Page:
Self-driving car algorithms are a lot more advanced than what you can do in Audulus. Predictive algos are possible, just not easy. In audio, we usually use lookahead - delaying the signal by a little to give time to analyze it and adjust.
I suppose that in some sense it’s generally possible to make predictions about the future state of a variable and the same is probably true for music. For example if you have analyzed the fundamental frequency of a note, it would not be unreasonable to predict that that frequency might be present in the next few samples. Or that a kick drum might continue to sound at essentially the same beat. We all have expectations about what is likely to be the next note in a melody given what has gone before. In fact, adjusting the attack and release times and compression factor for a compressor is generally based on expectations about what kind of transients are likely to occur. It would certainly be possible to devise a unit that analyzed the input stream and adjusted itself in anticipation of what is likely to come next, however, as @biminiroad has pointed out, in this case the additional computational complexity may not be justified by the result. A major limitation of the current version of Audulus is the difficulty of storing past state. The S&H node is the only writable storage we have available so retaining information about what has previously occurred in order to make a reasonable prediction of what may be next, would be cumbersome at best. In some sense, the existing compressor modules in Audulus already make a short term prediction in that when an over-threshold signal is received, they assume that the following signal levels will remain above threshold, at least for a time, but then probably decrease.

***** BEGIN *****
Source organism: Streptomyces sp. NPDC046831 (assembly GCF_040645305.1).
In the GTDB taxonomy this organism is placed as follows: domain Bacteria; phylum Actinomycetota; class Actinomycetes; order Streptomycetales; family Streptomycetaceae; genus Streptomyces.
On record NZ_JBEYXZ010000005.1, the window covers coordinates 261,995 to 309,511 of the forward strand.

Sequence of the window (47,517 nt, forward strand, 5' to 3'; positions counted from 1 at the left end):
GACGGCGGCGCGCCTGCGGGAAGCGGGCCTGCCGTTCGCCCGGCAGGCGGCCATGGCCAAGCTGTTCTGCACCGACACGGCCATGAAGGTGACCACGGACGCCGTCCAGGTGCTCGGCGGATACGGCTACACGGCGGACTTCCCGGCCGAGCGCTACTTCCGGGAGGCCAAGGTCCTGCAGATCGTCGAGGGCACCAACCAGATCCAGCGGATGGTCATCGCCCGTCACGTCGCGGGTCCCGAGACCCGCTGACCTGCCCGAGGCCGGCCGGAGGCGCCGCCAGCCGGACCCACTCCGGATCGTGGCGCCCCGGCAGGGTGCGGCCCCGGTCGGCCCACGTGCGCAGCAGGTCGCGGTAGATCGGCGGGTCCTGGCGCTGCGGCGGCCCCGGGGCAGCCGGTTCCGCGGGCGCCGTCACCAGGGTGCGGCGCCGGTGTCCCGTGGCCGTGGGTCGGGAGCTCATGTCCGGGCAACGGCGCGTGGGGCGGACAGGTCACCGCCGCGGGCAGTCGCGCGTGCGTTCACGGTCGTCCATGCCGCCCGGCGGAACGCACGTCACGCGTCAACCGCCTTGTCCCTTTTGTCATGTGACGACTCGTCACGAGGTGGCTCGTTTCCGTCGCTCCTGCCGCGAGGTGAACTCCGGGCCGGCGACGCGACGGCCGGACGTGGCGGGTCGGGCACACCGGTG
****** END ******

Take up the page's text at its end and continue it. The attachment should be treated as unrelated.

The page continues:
I thought you were making an analogy to predictive algos with self-driving cars (or just driving a car yourself). There’s lots of predictive “code” written into us as car drivers that aren’t simply reacting to changes in the environment through a single thing. What this appears to do is monitor the output and automatically adjust it after 1 sample. You can see in the graph that the amplitude actually increases in a tiny burst before settling down. This is showing that it’s not predictive, but reactive. It would be more akin to suddenly steering around a deer that jumped out into the road than the general awareness level and thought process you have in unfamiliar roads.
If I’m reading this correctly, it appears to be a buffer (also referred to as a signal follower). If it worked like I think we’re all hoping this AGC circuit above would work, when you stopped playing, it would amplify the noise floor to the set amount and you’d just hear static.
Since Audulus doesn’t have a noise floor it’s possible to conceive of something that would analyze the average amplitude of an incoming signal and divide it by a factor that would get it to settle between -1 and 1. The way its done currently works nicely but has to have a fixed number of inputs (the VCO Mixer 3x1 and 6x1 modules in the released library).